Arizona could have $56 million more available to help working-poor families access child care, but the state’s new budget passed without lawmakers authorizing the funds.
The money, which will remain unused until Arizona takes action on it, is part of federal funding all states receive to help with child-care costs.
“It’s our money and it’s owed to Arizona and does not affect state dollars at all,” said Dana Naimark, director of the Arizona’s Children’s Action Alliance, a nonpartisan advocacy group for children and families. “It will be sitting in our account while we have kids going without safe, high-quality child care.”
Naimark said it is particularly frustrating considering the state’s high rate of child neglect and the correlation between neglect and lack of access to child care.
In March, Congress approved spending $5.2 billion to increase funding for the federal Child Care Development Block Grants program in all states. The $56 million is Arizona’s share of that.
Since the spending was not approved this legislative session, Arizona legislators would need to hold a special session or wait until the next legislative session to make the money available.
Gov. Doug Ducey “has every intention of putting these dollars to use,” said Daniel Scarpinato, a spokesman for the governor.
“We have asked DES to work on a thoughtful plan to best use those dollars,” he said.
“The issue was the Legislature had some resistance and wanted to see what DES would be doing with the dollars. We weren’t going to hold up the whole budget process.”
In early April, the Department of Economic Security provided subsidies to help 2,850 children who were on the waiting list for child care, briefly reducing that number to 101. But as of last week, the number of children waiting had already climbed back up to nearly 500.
Naimark said the waiting list is not an accurate way to gauge how many families need the help. The waiting lists tend to be so long that people stop bothering to sign up, she said. Other times, people have been waiting long enough that they need to be re-evaluated to see if they still qualify.
There are only two ways Arizona can use the federal funds, and that is to provide subsidies for child care or increase the quality of existing child-care programs.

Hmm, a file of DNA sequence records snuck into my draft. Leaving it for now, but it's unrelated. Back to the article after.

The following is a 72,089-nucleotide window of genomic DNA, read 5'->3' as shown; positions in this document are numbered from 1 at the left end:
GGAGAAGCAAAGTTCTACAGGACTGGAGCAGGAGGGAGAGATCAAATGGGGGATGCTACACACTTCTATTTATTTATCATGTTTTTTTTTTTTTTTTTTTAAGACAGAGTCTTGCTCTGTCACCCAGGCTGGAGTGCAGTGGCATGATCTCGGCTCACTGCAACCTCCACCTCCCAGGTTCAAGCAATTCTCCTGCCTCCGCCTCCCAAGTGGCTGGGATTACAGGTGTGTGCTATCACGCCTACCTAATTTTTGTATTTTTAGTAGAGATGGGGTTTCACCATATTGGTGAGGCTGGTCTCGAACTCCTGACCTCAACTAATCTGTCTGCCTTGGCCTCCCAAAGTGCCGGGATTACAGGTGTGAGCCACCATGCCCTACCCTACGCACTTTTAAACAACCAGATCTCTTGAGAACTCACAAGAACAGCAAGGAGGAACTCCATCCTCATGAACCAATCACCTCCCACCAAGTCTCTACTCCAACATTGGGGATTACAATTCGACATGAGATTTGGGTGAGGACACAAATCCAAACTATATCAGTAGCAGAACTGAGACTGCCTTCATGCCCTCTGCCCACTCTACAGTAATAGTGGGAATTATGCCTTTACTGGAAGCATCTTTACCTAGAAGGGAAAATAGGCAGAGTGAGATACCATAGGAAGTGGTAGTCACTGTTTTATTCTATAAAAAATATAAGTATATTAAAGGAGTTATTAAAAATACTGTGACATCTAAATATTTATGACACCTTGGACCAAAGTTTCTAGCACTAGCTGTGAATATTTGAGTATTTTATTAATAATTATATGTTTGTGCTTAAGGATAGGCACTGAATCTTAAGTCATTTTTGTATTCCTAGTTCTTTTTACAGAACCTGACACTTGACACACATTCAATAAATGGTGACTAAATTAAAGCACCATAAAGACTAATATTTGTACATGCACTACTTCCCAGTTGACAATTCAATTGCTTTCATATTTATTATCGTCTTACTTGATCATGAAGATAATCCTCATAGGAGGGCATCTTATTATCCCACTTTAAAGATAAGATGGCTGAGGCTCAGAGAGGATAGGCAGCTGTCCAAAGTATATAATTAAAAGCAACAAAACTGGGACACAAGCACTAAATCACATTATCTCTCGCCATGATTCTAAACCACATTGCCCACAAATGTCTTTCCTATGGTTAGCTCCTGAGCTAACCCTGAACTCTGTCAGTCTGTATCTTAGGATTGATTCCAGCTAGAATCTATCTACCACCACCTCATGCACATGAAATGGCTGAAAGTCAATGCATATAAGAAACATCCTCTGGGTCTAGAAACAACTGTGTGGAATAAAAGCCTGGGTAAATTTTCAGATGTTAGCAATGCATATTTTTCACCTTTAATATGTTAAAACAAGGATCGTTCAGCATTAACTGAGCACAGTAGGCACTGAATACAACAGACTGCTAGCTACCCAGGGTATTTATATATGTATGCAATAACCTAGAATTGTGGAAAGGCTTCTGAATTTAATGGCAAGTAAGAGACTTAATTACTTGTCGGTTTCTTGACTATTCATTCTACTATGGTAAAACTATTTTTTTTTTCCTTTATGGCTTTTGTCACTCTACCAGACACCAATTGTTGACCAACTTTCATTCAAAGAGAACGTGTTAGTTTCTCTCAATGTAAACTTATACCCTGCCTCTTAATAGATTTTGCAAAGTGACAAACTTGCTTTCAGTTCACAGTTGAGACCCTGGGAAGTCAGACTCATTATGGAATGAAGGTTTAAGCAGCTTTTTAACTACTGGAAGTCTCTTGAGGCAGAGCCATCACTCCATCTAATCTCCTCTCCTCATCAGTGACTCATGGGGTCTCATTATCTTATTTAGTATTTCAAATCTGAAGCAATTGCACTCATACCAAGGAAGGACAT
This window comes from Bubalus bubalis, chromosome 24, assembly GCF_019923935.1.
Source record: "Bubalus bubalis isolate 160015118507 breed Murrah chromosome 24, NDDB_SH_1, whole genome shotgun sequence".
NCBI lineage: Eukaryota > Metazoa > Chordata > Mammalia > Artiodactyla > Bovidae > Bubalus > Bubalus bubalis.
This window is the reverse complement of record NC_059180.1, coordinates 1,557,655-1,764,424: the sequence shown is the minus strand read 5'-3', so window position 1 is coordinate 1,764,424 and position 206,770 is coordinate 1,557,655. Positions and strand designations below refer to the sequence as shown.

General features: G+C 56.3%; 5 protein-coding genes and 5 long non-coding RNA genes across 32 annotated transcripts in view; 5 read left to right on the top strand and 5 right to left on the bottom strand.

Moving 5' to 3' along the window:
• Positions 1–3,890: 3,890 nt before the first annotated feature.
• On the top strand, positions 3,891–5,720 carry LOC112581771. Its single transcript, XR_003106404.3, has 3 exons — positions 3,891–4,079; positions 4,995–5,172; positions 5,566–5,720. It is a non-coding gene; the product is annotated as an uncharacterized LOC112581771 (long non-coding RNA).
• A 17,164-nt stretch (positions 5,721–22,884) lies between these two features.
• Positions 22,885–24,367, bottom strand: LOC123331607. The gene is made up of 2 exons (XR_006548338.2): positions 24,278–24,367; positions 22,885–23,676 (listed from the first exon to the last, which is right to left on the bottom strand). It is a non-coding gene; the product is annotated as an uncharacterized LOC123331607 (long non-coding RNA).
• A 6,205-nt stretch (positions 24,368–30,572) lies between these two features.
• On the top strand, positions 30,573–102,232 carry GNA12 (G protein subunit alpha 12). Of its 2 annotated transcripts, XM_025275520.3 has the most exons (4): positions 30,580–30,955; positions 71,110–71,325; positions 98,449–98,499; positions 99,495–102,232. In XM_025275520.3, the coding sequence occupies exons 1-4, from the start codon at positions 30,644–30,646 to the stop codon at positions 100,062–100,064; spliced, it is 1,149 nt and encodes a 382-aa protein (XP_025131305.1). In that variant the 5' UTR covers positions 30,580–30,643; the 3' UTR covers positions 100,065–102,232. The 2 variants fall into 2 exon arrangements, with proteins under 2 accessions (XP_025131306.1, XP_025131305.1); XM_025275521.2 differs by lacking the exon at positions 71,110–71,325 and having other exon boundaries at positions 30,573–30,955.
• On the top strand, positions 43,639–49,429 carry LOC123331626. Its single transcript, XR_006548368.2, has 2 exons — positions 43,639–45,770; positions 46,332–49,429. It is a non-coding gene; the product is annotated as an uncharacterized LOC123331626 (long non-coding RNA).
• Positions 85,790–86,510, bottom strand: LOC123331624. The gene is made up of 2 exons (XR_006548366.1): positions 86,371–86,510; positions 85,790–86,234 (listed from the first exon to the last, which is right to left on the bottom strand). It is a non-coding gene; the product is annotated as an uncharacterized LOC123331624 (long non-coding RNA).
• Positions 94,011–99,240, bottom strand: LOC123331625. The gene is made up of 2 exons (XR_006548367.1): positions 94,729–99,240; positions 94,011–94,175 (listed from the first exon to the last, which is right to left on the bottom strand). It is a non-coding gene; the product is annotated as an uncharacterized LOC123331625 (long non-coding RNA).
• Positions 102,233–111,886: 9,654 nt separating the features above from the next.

The state gets about $125 million per year in federal Child Care and Development Funds, which provide most of what the Department of Economic Security uses in its child-care programs.
As part of this, Arizona is required to offer what’s called maintenance of effort and matching funds — which means the state cannot claim a $37 million portion of the total grant without also spending $30 million of its own dollars on child-care-related activities.
That money is covered by First Things First, a 2006 voter initiative created to help Arizona children during their first five years by taxing tobacco products. First Things First spends enough to cover those costs through its efforts to improve child care and provide child-care scholarships.
However, the new federal funding requires no new match of state dollars.
State Rep. Regina Cobb, a Kingman Republican, said one of the reasons the funding was not approved was because it was not brought to the attention of the legislators until later in the session. She said DES did not have it in its budget and so it was unclear how the funds would be spent.
“When we did figure out that we had those funds, the budget was pretty much set,” Cobb said.
DES spokesman Brett Bezio was not able to answer questions Friday about what information the department had provided to lawmakers.
Rep. Randy Friese, a Tucson Democrat, said it would have been simple to pass an amendment to make the funds active.
“It made no sense to us because it did not require spending or changing the budget in any way,” he said.